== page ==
Robert Downes 9/14/09
The Death of ‘Hip‘ (Again)
Whats the hippest show on TV these days?
If you believe the critics, along with millions of viewers, four Golden Globe awards and six Emmys, its Mad Men, a drama about the stressed-out, hard-drinkin, skirt-chasin, underpaid and overworked ad executives of Madison Avenue.
Cue up the Perry Como records.
Mad Men takes place back in the early 60s and reinvents the men in the gray flannel suits as brimming with snappy patter, Old Fashioneds, and a devil-may-care attitude about sleeping with their secretaries. You know, like really hip.
The funny thing here is that the Mad Men are just the sort of worker drones the beatniks and bohemians rebelled against when they came up with the alternative hipster lifestyle in the 1950s.
As every English Lit major knows, to be hip was to live outside of the mainstream, with Beat writers such as Jack Kerouac, William Burroughs and Allen Ginsburg making it up as they went along; hitchhiking down the highways of America in the late-40s and 1950s, and pushing on to Mexico, Morocco and India. The Beats borrowed ideas from other, more exotic cultures, not to mention the liberal use of marijuana and hallucinogens such as peyote and ayahuasca.
The late author Norman Mailer wrote a famous essay in 1957 called The White Negro on what it meant to be hip: basically, you had to slip into the loose loafers of a black jazz musician, fire up a dooby and swing, man, swing...
So the cynics who invented hip would surely scoff at Mad Men as being the epitome of hip today. But then, those long-gone beatniks never would have dreamed that the zenith of hipsters these days -- Britney Spears and Justin Timberlake -- would have been the manufactured products of the Mickey Mouse Club (!).
In the 1950s, the Mad Men of the day were the antithesis of hip. Sloan Wilsons novel, The Man in the Gray Flannel Suit, described the arid, joyless lifestyle of working in that sort of environment, imprisoned by conformity and stifled by the suburbs (a story retold in the recent film, Revolutionary Road). There was a good reason why they drank all that bourbon.
It goes to show that hip is a snake that continually eats itself and re-emerges -- that post-modern quality where every fashion and fad is recycled and reinvented with a different twist. Frank Sinatra, the biggest square imaginable to Woodstock Nation in the 60s, is now a must on their iPods in the 00s.
Hipness is a navel-gazing subject, but it gets trotted out every 10 years or so to be declared dead and gone... only to live again.
By the end of the 60s, for instance, the Beat writers were declaring that King Hip had been killed off by the youth marketing hurricane of records, bell bottoms, black light posters and headbands. Social critic Thomas Frank (author of Whats Wrong With Kansas) raged against hipness all through the early 90s in his literary magazine, The Baffler, noting that it was just a ruse to sell kids more products. Big revelation there.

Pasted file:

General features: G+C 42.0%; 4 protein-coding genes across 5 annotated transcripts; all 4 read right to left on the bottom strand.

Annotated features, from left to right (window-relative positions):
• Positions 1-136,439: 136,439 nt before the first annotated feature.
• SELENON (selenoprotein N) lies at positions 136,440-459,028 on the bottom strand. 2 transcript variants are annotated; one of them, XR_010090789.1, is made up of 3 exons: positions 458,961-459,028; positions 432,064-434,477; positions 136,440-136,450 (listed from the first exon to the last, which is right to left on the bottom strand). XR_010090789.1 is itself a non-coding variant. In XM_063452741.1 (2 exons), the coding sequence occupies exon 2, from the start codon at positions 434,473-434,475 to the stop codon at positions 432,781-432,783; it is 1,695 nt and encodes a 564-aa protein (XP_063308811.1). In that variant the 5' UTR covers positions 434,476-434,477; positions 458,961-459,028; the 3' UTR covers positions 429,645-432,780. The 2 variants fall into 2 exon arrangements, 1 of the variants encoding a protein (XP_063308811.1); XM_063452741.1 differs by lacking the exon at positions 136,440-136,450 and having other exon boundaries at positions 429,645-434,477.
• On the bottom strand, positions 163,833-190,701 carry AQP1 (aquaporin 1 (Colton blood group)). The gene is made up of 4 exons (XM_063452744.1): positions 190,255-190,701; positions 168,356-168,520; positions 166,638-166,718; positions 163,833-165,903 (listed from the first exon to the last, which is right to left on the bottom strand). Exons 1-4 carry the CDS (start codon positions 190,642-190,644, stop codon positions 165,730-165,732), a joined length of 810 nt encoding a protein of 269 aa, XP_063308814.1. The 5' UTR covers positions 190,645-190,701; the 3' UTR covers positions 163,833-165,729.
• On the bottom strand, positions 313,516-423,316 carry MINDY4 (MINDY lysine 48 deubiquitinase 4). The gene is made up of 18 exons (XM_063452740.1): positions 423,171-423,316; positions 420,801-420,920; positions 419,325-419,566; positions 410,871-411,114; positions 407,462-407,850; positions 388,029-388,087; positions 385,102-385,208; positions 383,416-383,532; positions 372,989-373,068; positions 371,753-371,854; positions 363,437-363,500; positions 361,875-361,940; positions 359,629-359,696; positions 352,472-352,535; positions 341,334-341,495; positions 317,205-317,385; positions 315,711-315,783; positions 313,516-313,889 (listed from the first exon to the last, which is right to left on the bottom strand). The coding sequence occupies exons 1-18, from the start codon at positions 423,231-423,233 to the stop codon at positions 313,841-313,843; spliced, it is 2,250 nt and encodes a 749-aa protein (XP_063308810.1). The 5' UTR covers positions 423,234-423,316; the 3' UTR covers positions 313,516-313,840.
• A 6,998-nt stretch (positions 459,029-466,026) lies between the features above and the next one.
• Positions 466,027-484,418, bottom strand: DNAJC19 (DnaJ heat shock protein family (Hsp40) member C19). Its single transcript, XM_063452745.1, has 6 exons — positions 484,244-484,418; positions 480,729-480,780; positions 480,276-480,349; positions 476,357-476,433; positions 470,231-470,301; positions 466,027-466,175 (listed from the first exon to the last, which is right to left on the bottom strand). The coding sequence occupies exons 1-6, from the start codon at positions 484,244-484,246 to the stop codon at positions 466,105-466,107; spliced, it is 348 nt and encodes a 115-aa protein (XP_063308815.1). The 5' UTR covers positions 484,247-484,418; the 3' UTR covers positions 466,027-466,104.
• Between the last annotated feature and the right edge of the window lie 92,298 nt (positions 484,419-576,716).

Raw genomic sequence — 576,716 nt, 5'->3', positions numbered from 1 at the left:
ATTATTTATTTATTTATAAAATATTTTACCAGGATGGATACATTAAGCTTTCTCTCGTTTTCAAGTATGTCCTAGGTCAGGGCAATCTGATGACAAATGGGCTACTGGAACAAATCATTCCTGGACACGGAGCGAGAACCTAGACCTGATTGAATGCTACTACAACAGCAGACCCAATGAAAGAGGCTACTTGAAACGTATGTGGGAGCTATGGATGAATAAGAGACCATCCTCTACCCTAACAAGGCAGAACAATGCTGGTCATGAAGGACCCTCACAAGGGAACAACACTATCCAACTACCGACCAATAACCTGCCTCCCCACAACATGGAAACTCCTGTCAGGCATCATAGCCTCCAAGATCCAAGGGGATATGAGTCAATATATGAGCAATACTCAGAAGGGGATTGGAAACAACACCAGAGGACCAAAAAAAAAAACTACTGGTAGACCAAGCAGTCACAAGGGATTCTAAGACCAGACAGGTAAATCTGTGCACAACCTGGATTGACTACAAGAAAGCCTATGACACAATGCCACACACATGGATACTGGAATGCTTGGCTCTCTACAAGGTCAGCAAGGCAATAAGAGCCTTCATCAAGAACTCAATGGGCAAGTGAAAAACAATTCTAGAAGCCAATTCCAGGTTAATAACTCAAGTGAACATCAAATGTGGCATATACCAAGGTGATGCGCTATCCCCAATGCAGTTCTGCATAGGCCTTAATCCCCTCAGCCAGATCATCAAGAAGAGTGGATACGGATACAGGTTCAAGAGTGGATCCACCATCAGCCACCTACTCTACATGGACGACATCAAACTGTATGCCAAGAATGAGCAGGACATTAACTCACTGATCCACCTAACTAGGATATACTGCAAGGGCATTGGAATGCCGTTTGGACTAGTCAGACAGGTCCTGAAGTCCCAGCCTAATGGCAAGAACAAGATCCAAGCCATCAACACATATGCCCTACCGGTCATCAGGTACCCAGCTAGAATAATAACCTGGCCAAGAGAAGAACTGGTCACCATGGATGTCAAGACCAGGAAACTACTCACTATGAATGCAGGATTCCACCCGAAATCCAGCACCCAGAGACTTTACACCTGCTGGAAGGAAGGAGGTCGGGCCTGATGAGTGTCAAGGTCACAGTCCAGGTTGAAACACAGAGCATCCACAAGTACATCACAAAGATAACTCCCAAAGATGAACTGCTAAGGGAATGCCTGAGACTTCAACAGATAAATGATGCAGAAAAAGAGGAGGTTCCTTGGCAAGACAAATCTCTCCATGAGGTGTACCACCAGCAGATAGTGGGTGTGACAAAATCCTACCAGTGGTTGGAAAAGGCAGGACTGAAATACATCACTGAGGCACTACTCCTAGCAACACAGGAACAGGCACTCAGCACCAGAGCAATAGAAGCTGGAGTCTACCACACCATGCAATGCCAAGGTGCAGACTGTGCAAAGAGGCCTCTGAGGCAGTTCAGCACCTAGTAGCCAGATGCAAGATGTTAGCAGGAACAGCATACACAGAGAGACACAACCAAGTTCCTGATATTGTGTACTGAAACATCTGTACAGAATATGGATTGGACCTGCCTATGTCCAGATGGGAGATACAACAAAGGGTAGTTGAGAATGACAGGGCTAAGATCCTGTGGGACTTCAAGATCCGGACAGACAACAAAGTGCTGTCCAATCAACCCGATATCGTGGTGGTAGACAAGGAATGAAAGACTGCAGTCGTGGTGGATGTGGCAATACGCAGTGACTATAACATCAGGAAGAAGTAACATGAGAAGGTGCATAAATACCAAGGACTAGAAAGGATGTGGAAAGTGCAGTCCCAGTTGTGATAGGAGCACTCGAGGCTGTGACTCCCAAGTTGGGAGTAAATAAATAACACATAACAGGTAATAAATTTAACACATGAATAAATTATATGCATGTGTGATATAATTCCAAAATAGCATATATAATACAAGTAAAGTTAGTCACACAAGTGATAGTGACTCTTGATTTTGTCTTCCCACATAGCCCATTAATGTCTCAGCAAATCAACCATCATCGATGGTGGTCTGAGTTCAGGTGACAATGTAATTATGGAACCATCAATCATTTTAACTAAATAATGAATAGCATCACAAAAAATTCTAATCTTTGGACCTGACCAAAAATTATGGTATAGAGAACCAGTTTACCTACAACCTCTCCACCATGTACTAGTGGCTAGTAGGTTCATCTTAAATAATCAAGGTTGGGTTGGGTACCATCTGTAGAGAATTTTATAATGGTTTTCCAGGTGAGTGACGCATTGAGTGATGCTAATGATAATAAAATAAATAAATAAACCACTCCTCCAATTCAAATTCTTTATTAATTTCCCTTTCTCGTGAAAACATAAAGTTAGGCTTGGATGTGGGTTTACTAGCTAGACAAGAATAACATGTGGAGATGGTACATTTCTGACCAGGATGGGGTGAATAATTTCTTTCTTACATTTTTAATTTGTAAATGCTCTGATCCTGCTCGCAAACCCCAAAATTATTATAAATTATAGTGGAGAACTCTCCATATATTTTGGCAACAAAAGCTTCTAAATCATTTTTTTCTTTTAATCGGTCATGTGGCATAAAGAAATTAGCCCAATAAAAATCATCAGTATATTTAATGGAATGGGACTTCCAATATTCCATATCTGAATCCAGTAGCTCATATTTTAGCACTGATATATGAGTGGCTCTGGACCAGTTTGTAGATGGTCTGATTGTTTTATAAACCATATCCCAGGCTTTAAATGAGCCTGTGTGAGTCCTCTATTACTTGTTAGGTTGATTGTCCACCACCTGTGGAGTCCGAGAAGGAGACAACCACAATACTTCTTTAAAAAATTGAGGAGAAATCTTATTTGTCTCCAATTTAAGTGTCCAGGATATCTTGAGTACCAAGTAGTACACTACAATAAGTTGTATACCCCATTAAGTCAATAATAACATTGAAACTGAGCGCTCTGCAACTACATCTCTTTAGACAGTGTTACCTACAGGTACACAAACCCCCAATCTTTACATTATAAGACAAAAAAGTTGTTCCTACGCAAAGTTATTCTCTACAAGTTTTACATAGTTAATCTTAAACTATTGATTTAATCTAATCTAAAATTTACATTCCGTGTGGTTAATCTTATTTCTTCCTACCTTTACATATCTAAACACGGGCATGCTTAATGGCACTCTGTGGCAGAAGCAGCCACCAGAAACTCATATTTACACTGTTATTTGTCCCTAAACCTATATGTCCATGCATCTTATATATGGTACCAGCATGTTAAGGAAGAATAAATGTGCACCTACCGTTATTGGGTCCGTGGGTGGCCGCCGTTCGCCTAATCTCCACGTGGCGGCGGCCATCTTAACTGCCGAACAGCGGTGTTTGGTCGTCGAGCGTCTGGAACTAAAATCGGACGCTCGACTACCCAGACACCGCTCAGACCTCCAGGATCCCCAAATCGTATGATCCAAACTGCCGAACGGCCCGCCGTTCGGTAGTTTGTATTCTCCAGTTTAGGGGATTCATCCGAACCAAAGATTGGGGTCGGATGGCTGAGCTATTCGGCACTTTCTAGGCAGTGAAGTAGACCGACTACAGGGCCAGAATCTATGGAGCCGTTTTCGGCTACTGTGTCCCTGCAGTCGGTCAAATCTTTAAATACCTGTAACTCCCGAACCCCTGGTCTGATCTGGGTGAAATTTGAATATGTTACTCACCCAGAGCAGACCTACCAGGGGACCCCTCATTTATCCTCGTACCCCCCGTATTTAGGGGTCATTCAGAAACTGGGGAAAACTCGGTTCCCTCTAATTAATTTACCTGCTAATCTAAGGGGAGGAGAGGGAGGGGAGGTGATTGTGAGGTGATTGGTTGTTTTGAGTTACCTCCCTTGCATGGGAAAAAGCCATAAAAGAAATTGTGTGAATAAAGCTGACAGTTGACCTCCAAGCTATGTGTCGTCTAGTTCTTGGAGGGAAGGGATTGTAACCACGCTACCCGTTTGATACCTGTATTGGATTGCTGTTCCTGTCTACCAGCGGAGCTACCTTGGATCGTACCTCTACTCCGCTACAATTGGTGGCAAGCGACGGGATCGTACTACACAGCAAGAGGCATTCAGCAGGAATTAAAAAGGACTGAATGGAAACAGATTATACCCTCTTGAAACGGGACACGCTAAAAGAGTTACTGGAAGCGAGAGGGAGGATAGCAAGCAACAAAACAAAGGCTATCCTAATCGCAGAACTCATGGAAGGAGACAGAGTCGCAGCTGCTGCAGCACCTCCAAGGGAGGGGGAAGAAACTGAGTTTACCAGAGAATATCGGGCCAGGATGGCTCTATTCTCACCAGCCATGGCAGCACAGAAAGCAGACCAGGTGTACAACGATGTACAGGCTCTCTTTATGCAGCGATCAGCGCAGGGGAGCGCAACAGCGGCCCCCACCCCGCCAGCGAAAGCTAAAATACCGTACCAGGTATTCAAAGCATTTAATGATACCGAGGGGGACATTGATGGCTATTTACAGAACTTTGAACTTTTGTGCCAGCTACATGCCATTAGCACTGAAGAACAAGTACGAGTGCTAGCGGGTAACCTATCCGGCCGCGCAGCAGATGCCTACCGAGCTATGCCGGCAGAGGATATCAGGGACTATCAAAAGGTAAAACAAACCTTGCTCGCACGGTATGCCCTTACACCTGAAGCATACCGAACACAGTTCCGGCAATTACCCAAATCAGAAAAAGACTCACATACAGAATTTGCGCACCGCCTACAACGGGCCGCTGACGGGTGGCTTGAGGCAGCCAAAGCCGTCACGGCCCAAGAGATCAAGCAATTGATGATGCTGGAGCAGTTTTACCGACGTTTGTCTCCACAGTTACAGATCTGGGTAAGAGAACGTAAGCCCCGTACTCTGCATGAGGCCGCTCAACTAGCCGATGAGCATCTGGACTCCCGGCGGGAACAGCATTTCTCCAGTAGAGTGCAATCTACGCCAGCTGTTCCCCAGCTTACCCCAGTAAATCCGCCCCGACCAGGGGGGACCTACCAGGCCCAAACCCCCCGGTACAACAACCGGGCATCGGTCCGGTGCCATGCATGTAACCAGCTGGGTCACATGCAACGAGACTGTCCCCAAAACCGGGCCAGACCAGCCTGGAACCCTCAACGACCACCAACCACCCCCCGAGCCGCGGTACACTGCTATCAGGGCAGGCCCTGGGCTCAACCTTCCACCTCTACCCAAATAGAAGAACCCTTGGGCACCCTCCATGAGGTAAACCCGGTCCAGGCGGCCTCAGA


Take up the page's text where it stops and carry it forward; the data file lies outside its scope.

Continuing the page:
Then in the early 00s, young writers in the hipper environs of New York City declared that irony is dead -- a significant development since irony is one of the main ingredients in being a hipster. They even wrote several ironic books on the subject.
But whats really killed off hip is that its a lot of work. Yeah, sure, theres the example of the lowbrow, free-loving car thief Neal Cassady from On the Road, but mostly the hipster gig involves being some shade of a too-cool-for-school intellectual. You have to be up on a wide range of obscure, esoteric subjects, with a practiced sneer for those not-in-the-know.
For the Beats, that meant having a passing knowledge of Buddhism; the poets William Blake and Rimbaud; the books of Hermann Hesse; and digging the music of John Coltrane, Miles Davis and Charlie Parker. No big hurdle there.
But todays hipster needs to know so much more, and what is hip? gets recycled so much faster. Remember when Seattles grunge scene was so hip it made your teeth hurt? Today, grunge is considered a musical joke or a trivia question.
The Beats studied the poetry of Blake and Rimbaud to rediscover lifes mystery in an uptight, homogenized America. But todays hipster has a lot more junk to sift through, owing to the cult of celebrity that sprang up in large part because of the ‘hip‘ thing:
Have you read the poetry of Ann Sexton, Sylvia Plath and Derrick Brown? Is Yo La Tengo on your iPod? Are you up to date on Jay-Zs Auto-Tune controversy? Do you know what Mudhoney meant to Kurt Cobain? Whats the Pulitzer Prize-winning novel written by Richard Ford? Why did Suge Knight have it in for Puff Daddy before he became P. Diddy? Does Jay MacInerny still matter? Can you name the top five Coen brothers films? Have you read Cormac McCarthys Border Trilogy? Whats the difference between Mudvayne and Slipknot? Who is (or were) Karen O, the People Under the Stairs, Anna Wintour, Ute Lemper, Jean-Michel Basquiat, Fred Sonic Smith, Sugarland, Bebe Gilberto, Albert Grossman, Brandon Flowers, the It Girl, John Sayles, Toumani Diabate, Sam Cooke, ICP, Youssou NDour, Trent Reznor, Bob Weir, Method Man, FutureMan, Estelle and Buckethead?
These are some of the easier questions on the hip learning curve, which to paraphrase H.L. Mencken, requires knowing “one million useless things.“ No doubt theres some Maynard G. Krebs out there in Northern Michigan who has all the answers.
But maybe not, because Northern Michigan has a way of squeezing the hipness right out of people. You want a bunch of blasè hipsters, check out the baristas at the coffeehouses down in Royal Oak; up here its like people pass through a de-hip-notizing ray as soon as they get past Gladwin. Cynical, alienated hipsters arrive at the 45th Parallel and are transformed into optimistic, wholesome types who have a hard time squeaking out a sneer now and then.
So heres to the death of hip, again. Long live hip.